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      Tazarotene 0.1% gel in the treatment of fingernail psoriasis: a double-blind, randomized, vehicle-controlled study.

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      Adult, Dermatologic Agents, adverse effects, therapeutic use, Double-Blind Method, Drug Evaluation, Female, Fingers, pathology, Gels, Humans, Male, Nail Diseases, complications, drug therapy, New York, Nicotinic Acids, Psoriasis, Treatment Outcome, Severity of Illness Index, Time Factors

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          Abstract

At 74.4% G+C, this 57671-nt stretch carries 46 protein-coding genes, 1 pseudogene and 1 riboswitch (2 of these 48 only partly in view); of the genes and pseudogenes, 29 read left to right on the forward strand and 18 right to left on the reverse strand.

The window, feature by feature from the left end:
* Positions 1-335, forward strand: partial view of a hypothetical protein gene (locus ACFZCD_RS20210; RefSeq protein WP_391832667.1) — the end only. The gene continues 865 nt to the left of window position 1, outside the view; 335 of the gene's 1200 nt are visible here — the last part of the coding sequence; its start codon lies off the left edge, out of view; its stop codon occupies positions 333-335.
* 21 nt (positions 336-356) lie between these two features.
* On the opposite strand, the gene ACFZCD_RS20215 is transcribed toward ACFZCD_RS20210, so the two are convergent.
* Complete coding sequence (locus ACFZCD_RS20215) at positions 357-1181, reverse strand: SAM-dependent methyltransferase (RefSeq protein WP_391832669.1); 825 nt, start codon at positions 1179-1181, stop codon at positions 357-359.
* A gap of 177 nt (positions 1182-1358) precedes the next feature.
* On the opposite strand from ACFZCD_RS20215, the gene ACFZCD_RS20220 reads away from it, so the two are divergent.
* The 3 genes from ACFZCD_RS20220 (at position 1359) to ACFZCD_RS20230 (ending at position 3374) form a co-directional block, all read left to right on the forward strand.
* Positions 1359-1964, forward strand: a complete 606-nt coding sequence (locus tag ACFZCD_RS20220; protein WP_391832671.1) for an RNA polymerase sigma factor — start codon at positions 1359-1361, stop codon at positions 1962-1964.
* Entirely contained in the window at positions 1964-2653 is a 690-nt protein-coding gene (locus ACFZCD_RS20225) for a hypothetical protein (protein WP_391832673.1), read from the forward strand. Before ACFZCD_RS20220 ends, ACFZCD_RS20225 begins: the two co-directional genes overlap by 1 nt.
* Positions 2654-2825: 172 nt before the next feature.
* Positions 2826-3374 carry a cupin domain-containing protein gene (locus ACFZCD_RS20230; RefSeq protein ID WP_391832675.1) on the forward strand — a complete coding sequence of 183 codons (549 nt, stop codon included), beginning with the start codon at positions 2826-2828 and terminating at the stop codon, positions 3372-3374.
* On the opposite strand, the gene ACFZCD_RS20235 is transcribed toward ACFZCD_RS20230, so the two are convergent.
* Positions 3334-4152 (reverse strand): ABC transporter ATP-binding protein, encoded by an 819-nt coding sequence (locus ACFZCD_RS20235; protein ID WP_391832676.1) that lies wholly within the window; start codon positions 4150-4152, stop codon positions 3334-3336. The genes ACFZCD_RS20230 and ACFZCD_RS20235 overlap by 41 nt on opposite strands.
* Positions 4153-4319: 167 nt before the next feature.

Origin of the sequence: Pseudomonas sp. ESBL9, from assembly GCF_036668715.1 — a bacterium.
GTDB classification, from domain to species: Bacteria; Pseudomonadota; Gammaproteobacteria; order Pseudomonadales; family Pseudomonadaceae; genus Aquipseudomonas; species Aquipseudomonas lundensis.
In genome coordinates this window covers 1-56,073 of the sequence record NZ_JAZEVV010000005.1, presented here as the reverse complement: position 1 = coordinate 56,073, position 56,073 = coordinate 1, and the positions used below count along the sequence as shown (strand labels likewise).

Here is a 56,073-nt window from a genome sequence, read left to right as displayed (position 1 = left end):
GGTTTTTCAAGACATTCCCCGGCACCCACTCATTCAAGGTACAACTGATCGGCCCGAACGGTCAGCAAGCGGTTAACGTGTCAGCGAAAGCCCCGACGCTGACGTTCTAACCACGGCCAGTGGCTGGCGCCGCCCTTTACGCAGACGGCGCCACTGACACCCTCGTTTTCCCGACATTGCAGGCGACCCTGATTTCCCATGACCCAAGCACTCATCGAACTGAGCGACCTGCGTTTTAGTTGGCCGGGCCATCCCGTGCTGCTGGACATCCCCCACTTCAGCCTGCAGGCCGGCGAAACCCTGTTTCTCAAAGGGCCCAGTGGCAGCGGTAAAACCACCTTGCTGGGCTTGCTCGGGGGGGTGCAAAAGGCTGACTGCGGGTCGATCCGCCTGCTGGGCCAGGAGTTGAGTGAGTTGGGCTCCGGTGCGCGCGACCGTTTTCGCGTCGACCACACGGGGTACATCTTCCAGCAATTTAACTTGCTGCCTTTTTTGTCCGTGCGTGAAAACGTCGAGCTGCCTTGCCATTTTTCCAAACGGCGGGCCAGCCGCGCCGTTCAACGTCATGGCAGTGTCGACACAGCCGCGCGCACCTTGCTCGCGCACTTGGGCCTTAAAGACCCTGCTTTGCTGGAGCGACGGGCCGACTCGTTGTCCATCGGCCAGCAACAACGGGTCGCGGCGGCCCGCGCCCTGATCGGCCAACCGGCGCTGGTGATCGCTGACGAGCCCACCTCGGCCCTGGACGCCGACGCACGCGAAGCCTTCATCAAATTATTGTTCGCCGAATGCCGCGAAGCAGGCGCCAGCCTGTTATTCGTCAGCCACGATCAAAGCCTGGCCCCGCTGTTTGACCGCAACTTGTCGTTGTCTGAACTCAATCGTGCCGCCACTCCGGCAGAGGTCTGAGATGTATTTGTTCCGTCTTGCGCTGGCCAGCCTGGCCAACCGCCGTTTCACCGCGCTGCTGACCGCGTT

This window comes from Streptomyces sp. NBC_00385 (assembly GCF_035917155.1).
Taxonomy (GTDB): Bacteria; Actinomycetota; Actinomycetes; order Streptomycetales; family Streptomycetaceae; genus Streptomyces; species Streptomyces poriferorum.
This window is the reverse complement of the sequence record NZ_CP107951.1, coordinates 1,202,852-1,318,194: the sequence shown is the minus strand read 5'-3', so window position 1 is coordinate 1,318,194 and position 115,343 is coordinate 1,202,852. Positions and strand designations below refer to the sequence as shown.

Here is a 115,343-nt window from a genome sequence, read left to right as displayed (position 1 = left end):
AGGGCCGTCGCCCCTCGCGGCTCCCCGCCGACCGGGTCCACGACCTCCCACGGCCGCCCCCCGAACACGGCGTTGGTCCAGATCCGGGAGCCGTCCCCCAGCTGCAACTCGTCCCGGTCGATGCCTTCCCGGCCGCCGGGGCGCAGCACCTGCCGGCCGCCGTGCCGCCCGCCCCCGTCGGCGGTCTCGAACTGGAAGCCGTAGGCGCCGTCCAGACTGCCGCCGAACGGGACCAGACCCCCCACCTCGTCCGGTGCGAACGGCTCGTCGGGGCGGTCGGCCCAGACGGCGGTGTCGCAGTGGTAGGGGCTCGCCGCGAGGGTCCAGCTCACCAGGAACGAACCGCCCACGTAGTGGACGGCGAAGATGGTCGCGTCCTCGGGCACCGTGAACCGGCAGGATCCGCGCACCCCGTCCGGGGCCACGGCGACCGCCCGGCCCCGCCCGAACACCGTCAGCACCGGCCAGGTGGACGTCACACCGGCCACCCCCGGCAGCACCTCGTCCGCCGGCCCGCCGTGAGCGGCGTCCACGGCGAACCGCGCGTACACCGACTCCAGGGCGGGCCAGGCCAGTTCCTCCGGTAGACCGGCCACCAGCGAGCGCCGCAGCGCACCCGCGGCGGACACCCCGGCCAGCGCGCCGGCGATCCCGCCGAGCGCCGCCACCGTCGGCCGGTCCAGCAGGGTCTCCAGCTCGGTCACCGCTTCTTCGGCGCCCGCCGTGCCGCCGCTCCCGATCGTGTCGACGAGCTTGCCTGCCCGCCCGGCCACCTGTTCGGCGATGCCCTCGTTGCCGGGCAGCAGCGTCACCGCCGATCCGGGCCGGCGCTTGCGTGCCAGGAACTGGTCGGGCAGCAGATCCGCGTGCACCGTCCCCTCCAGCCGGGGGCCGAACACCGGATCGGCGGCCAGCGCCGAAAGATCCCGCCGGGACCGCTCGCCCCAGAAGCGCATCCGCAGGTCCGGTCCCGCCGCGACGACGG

A double-blind, randomized, vehicle-controlled, parallel-group trial was performed to compare the efficacy and tolerability of tazarotene 0.1% gel and vehicle gel in 31 patients with fingernail psoriasis. Patients were randomized to receive tazarotene or vehicle gel, which they applied each evening for up to 24 weeks to 2 target fingernails, one under occlusion and one unoccluded. The tazarotene treatment resulted in a significantly greater reduction in onycholysis in occluded nails (P < or = .05 at weeks 4 and 12) and a significantly greater reduction in onycholysis in nonoccluded nails (P < or = .05 at week 24). Tazarotene also resulted in a significantly greater reduction in pitting in occluded nails (P < or = .05 at week 24). There were no other significant between-group differences in pitting, subungual hyperkeratosis, leukonychia, nail plate crumbling/loss, splinter hemorrhage, or nail growth rate. Tazarotene 0.1% gel was well tolerated with only 5 of the 21 tazarotene-treated patients reporting a treatment-related adverse event (all mild or moderate). In conclusion, tazarotene 0.1% gel can significantly reduce onycholysis (in occluded and nonoccluded nails) and pitting (in occluded nails) and is well tolerated in the treatment of nail psoriasis.

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